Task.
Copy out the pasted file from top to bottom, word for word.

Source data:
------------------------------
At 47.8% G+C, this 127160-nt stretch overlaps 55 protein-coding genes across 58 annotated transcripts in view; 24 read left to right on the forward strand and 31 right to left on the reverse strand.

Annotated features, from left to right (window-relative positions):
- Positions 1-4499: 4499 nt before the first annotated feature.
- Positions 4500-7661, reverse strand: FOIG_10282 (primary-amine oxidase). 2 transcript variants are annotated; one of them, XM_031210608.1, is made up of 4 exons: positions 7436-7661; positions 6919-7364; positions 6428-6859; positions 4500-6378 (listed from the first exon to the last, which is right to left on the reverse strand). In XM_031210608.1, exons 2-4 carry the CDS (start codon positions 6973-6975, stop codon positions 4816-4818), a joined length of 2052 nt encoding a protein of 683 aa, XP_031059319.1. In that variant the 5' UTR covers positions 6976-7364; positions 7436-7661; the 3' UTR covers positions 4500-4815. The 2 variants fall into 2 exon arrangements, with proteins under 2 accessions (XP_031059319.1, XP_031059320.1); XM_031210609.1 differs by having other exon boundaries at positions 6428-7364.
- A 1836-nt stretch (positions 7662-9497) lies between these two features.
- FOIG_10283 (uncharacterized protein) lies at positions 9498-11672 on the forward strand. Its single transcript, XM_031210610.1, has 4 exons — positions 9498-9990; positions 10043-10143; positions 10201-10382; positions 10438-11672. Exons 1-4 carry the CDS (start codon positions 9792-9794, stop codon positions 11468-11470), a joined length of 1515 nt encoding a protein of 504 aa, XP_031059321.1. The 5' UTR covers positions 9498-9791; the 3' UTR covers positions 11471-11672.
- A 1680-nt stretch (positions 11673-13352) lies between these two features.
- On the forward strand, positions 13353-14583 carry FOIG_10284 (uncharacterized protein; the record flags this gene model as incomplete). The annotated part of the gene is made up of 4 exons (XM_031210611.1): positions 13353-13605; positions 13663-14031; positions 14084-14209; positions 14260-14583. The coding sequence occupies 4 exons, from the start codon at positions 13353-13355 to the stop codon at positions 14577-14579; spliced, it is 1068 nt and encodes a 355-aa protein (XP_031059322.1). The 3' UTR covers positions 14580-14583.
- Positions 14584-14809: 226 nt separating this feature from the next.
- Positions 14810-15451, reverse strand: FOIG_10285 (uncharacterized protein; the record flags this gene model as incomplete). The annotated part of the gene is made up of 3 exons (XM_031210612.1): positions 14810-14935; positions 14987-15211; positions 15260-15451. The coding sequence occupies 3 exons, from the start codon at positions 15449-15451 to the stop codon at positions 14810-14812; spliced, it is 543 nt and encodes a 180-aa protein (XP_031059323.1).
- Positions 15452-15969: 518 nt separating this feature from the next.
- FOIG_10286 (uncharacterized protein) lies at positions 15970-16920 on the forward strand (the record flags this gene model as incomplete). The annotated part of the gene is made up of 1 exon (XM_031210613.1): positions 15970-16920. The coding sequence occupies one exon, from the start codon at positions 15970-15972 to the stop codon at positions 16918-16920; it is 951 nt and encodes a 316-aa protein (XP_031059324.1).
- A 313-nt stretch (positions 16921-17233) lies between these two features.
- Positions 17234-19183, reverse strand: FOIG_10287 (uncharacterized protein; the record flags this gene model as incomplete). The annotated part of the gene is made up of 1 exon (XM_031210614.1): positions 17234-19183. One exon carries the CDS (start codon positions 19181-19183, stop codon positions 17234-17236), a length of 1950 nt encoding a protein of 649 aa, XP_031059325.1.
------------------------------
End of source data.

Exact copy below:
At 47.8% G+C, this 127160-nt stretch overlaps 55 protein-coding genes across 58 annotated transcripts in view; 24 read left to right on the forward strand and 31 right to left on the reverse strand.

Annotated features, from left to right (window-relative positions):
- Positions 1-4499: 4499 nt before the first annotated feature.
- Positions 4500-7661, reverse strand: FOIG_10282 (primary-amine oxidase). 2 transcript variants are annotated; one of them, XM_031210608.1, is made up of 4 exons: positions 7436-7661; positions 6919-7364; positions 6428-6859; positions 4500-6378 (listed from the first exon to the last, which is right to left on the reverse strand). In XM_031210608.1, exons 2-4 carry the CDS (start codon positions 6973-6975, stop codon positions 4816-4818), a joined length of 2052 nt encoding a protein of 683 aa, XP_031059319.1. In that variant the 5' UTR covers positions 6976-7364; positions 7436-7661; the 3' UTR covers positions 4500-4815. The 2 variants fall into 2 exon arrangements, with proteins under 2 accessions (XP_031059319.1, XP_031059320.1); XM_031210609.1 differs by having other exon boundaries at positions 6428-7364.
- A 1836-nt stretch (positions 7662-9497) lies between these two features.
- FOIG_10283 (uncharacterized protein) lies at positions 9498-11672 on the forward strand. Its single transcript, XM_031210610.1, has 4 exons — positions 9498-9990; positions 10043-10143; positions 10201-10382; positions 10438-11672. Exons 1-4 carry the CDS (start codon positions 9792-9794, stop codon positions 11468-11470), a joined length of 1515 nt encoding a protein of 504 aa, XP_031059321.1. The 5' UTR covers positions 9498-9791; the 3' UTR covers positions 11471-11672.
- A 1680-nt stretch (positions 11673-13352) lies between these two features.
- On the forward strand, positions 13353-14583 carry FOIG_10284 (uncharacterized protein; the record flags this gene model as incomplete). The annotated part of the gene is made up of 4 exons (XM_031210611.1): positions 13353-13605; positions 13663-14031; positions 14084-14209; positions 14260-14583. The coding sequence occupies 4 exons, from the start codon at positions 13353-13355 to the stop codon at positions 14577-14579; spliced, it is 1068 nt and encodes a 355-aa protein (XP_031059322.1). The 3' UTR covers positions 14580-14583.
- Positions 14584-14809: 226 nt separating this feature from the next.
- Positions 14810-15451, reverse strand: FOIG_10285 (uncharacterized protein; the record flags this gene model as incomplete). The annotated part of the gene is made up of 3 exons (XM_031210612.1): positions 14810-14935; positions 14987-15211; positions 15260-15451. The coding sequence occupies 3 exons, from the start codon at positions 15449-15451 to the stop codon at positions 14810-14812; spliced, it is 543 nt and encodes a 180-aa protein (XP_031059323.1).
- Positions 15452-15969: 518 nt separating this feature from the next.
- FOIG_10286 (uncharacterized protein) lies at positions 15970-16920 on the forward strand (the record flags this gene model as incomplete). The annotated part of the gene is made up of 1 exon (XM_031210613.1): positions 15970-16920. The coding sequence occupies one exon, from the start codon at positions 15970-15972 to the stop codon at positions 16918-16920; it is 951 nt and encodes a 316-aa protein (XP_031059324.1).
- A 313-nt stretch (positions 16921-17233) lies between these two features.
- Positions 17234-19183, reverse strand: FOIG_10287 (uncharacterized protein; the record flags this gene model as incomplete). The annotated part of the gene is made up of 1 exon (XM_031210614.1): positions 17234-19183. One exon carries the CDS (start codon positions 19181-19183, stop codon positions 17234-17236), a length of 1950 nt encoding a protein of 649 aa, XP_031059325.1.